class Pred {
Iterator it;
public:
Pred(Iterator it_) : it(it_) {}
template <class T>
bool operator ()(T /* ignore argument */) { return !*it++; }
};
template <class Iterator>
Pred<Iterator> iterator2predicate(Iterator it) {
return Pred<Iterator>(it);
}
``````

That can be used as follows:

``````std::remove_copy_if(v.begin(), v.end(), std::back_inserter(out),
iterator2predicate(pred));
``````

Example (using `boost::lambda`, but it is easy to replace it by the above two other options):

``````/** g++ -Wall -Ipath/to/boost -o filter_array filter_array.cpp */
#include <algorithm>
#include <iostream>
#include <iterator> 	// back_inserter()
#include <vector>
#include <boost/lambda/lambda.hpp>

#define LEN(array) (sizeof(array) / sizeof(*(array)))
#define P(v) { std::for_each(v.begin(), v.end(),            \
std::cout << boost::lambda::_1 << " ");  \
std::cout << std::endl; }

int main() {
int a[] = {123, 345, 678, 890, 555,};
const size_t n = LEN(a);
bool bits[][n] = {
1, 0, 1, 0, 0,
0, 0, 1, 1, 0,
0, 0, 0, 0, 1,
};
typedef std::vector<int> Array;
Array v(a, a + n);
P(v);
for (size_t i = 0; i < LEN(bits); ++i) {
Array out;
std::vector<bool> b(bits[i], bits[i] + LEN(bits[i]));
std::vector<bool>::const_iterator pred = b.begin();
P(b);
std::remove_copy_if(v.begin(), v.end(), std::back_inserter(out),
!*boost::lambda::var(pred)++);
P(out);
}
}
``````

Output:

``````123 345 678 890 555
1 0 1 0 0
123 678
0 0 1 1 0
678 890
0 0 0 0 1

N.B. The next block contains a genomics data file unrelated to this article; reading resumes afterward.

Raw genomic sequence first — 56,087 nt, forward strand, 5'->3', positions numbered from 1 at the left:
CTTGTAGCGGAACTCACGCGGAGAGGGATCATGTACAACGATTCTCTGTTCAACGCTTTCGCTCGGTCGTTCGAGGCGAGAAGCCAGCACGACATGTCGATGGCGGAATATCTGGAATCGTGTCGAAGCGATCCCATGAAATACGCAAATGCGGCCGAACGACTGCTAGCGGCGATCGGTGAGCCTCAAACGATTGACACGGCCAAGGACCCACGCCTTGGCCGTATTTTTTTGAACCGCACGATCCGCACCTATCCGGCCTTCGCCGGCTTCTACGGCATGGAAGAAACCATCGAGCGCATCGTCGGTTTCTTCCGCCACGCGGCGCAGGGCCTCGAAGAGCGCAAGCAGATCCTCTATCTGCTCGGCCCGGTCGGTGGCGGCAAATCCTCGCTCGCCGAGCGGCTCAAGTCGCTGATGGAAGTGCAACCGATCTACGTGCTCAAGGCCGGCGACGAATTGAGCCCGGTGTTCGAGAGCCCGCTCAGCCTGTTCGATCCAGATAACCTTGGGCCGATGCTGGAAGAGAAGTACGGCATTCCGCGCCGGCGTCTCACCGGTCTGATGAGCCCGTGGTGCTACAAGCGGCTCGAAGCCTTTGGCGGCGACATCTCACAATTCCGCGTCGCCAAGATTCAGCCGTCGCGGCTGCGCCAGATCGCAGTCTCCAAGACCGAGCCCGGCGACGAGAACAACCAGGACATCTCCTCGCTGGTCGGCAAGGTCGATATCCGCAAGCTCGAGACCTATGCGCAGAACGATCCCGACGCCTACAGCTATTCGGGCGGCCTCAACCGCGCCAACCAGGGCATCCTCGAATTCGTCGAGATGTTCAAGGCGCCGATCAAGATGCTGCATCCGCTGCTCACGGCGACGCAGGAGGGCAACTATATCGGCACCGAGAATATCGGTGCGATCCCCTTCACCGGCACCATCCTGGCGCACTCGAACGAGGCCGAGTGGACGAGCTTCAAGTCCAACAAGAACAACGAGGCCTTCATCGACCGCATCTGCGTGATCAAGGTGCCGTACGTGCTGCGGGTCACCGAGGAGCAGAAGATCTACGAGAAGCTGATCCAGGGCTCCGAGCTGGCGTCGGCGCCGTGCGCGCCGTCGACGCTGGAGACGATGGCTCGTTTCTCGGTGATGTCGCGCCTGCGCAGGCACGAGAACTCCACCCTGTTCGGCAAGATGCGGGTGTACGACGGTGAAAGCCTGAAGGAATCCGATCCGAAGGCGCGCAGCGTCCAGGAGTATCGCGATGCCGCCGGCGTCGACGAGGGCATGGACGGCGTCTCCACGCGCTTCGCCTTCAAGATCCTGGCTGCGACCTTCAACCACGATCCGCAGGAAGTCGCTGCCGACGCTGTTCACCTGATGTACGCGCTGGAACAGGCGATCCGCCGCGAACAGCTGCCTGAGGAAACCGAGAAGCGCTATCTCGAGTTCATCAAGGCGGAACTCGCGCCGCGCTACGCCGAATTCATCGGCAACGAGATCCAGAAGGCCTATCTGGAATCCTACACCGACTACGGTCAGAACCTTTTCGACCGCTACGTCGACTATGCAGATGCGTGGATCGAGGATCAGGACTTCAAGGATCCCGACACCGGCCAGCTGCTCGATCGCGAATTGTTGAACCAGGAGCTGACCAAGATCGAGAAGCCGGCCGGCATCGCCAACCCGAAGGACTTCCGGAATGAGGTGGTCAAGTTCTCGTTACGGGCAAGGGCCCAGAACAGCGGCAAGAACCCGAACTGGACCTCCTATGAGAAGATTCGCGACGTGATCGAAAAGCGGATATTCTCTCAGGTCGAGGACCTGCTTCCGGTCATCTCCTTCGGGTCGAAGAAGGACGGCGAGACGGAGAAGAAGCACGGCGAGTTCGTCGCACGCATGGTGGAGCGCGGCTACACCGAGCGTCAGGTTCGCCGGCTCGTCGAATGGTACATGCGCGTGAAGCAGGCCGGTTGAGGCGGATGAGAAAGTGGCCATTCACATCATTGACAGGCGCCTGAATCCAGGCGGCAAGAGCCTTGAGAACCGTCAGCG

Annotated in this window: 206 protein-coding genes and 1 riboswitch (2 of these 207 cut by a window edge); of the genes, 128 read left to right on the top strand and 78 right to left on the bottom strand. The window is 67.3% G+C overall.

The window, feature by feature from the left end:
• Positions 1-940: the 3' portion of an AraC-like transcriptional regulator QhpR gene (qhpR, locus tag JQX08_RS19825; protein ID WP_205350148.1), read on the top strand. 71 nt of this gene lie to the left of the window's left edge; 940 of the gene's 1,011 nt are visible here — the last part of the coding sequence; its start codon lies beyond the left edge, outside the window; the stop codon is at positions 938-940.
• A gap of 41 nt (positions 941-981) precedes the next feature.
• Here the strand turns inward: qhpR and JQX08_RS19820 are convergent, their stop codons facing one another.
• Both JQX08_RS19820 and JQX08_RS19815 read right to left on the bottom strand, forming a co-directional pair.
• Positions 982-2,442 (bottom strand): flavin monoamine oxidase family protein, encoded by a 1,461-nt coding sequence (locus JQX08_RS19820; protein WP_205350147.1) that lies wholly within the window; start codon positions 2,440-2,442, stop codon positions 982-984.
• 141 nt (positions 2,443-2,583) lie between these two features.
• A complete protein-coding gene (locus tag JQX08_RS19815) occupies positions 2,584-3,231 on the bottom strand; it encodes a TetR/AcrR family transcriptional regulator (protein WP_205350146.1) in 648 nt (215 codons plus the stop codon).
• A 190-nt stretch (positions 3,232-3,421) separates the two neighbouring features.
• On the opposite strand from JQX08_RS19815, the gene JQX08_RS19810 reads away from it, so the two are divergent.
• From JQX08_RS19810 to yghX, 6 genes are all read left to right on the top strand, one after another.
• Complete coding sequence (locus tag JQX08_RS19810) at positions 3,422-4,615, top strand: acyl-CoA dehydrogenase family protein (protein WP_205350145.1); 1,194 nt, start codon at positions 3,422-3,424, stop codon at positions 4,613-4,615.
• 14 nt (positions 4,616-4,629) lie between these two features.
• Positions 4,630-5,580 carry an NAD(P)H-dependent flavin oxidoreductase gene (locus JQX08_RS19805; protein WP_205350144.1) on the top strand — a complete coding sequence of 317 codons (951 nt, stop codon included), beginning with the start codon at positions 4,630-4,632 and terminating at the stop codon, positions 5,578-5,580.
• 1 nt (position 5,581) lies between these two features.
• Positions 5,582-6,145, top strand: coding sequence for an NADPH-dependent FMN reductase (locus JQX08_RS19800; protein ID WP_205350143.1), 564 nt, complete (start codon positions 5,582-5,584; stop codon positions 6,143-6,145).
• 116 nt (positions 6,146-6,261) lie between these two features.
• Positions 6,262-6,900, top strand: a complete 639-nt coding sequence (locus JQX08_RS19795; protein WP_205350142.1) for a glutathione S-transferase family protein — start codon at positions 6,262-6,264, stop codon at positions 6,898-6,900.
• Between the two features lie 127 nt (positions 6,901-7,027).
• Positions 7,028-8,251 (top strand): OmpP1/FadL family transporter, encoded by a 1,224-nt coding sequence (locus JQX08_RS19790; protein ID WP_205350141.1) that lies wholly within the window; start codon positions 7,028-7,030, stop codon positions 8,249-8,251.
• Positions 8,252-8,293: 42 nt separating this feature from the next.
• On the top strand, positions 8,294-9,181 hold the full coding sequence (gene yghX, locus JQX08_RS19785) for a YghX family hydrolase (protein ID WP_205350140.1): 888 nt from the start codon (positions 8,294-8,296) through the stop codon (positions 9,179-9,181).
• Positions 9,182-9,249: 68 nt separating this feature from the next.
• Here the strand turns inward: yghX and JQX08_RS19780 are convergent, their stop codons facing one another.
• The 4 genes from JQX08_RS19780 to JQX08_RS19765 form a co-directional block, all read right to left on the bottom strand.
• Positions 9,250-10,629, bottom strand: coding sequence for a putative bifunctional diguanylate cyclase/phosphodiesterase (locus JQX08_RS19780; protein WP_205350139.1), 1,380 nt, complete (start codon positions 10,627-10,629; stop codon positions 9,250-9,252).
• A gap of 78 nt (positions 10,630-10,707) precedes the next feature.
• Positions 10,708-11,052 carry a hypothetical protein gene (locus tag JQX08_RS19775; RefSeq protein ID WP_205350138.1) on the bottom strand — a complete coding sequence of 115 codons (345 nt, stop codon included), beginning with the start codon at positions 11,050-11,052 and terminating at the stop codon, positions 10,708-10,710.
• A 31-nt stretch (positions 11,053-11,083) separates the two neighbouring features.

555
``````
-

This is a quick and dirty solution

``````    vector<int> filtered;

char *bits = "0011";

for(int i = 0;i < sizeof(bits) ; i++)
if(bit[i] == '1')
filtered.push_back(myvector[i]);

return  filtered
``````
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Mmm... vectors don't have push_back... This is why I suggested a list as output... – Diego Sevilla Feb 12 '09 at 8:58
@diegosevilla: `vector<>` objects do have `.push_back()` method. – J.F. Sebastian Feb 12 '09 at 9:12

OK, You can do this one slightly more elegant using filtering iterators. As I see on your question, the indices on the array start in reverse order than that of the number (index of position "0" of the number corresponds to position "3" in the array). So you have to go in reverse looking at the array to select the correct elements. Also, as the return value may contain 0, 1, 2, 3, or 4 elements, I suggest you to return a list. Here is a hint:

``````struct filter
{
filter (int n) :number (n)
{
}

bool operator()(int other_number)
{
bool result = number & 1;
number>>=1;
return result;
}

int number;

};

int main(void)
{
using namespace std;

vector<int> my_v (4);
my_v[0] = 123;
my_v[1] = 356;
my_v[2] = 678;
my_v[3] = 890;

int bin_num = 10; // 1010

list<int> out_list;

std::copy(boost::make_filter_iterator (filter (bin_num),
my_v.rbegin(),
my_v.rend()),
boost::make_filter_iterator(filter (bin_num),
my_v.rend(), my_v.rend()),
std::front_inserter (out_list));
// out_list will have 123 678

}
``````

Hope this helps,